Now that you know how to think like a scholarship winner, it’s time to start writing like one. But we can’t just start writing, which is a big mistake I think some students make. Like anything important in life, you shouldn’t just jump head first into it. You need a plan.
As we learned in the previous article, you need to market yourself in a way that is conducive to the scholarship judges. So we need to learn how the judges are thinking, find what they are looking for, and emphasize those relevant qualities and experiences we have into our essays.
So how do we know what the judges are looking for?
Read the Scholarship Criteria Carefully
This should be obvious, but there are still students who don’t study this carefully enough. Most scholarships provide at least a few points or brief summary of the type of students they are looking for, both on the application form and on the website.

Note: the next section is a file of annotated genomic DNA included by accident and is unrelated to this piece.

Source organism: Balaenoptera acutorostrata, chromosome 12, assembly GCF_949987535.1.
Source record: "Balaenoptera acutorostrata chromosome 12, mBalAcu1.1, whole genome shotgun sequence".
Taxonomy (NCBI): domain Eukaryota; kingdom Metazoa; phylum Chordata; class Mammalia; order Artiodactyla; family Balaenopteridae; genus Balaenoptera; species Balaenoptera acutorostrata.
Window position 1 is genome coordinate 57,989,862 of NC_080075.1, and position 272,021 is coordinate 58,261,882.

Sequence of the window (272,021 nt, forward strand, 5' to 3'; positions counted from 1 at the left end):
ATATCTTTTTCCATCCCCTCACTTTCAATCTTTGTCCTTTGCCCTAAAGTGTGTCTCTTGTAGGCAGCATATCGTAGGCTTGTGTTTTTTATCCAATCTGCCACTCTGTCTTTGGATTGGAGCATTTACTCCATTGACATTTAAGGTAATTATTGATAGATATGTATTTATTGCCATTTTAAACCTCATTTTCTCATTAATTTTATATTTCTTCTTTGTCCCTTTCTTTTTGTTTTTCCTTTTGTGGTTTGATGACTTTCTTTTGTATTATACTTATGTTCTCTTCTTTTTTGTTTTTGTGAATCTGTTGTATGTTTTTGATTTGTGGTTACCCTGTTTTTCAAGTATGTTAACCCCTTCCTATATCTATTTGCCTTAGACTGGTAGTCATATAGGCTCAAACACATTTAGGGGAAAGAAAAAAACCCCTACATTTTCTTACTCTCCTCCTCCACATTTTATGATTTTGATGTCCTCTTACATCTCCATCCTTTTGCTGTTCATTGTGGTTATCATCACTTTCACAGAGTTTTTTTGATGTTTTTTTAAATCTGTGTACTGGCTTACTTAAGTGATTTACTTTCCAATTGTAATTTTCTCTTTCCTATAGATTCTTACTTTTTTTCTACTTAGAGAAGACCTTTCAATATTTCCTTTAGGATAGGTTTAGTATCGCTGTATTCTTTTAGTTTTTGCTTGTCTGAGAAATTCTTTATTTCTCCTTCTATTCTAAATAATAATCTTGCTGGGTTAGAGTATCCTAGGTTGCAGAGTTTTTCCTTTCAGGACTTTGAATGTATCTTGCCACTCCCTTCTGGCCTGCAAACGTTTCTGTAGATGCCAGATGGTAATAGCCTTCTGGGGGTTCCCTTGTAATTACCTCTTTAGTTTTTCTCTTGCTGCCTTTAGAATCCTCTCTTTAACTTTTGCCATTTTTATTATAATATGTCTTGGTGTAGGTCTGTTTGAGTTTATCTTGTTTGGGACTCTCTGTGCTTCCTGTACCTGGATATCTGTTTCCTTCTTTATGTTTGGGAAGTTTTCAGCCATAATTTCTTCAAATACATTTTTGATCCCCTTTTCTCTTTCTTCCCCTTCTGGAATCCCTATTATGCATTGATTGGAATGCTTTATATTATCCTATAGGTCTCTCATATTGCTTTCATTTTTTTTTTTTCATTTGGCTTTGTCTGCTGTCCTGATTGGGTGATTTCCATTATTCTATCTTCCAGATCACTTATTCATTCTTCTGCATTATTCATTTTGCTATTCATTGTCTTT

For example, the Loran Award states that their overall criteria are leadership, service, and character. In the application form, two of the three essays ask you to talk about a community service and leadership experience. As a result, most students just answer the questions normally, and hand in the application.
But hold on, there is a third criteria: character. In fact, the organization specifies the idea of “moral force of character”. What does this mean? If we do a bit of searching, we find a few character traits that are relevant: “honesty, integrity, courtesy, tolerance, maturity, and compassion”. Knowing this, we can then plan our essay to include specific experiences that emphasize some of these character traits, which is much superior to an essay which neglected them. These three criteria for the Loran Award were here for a reason, and ensuring that all three criteria were met in your essay answers is imperative.
So read the scholarship criteria carefully, and take advantage of all the information available. Make sure you address all of the criteria in your essays.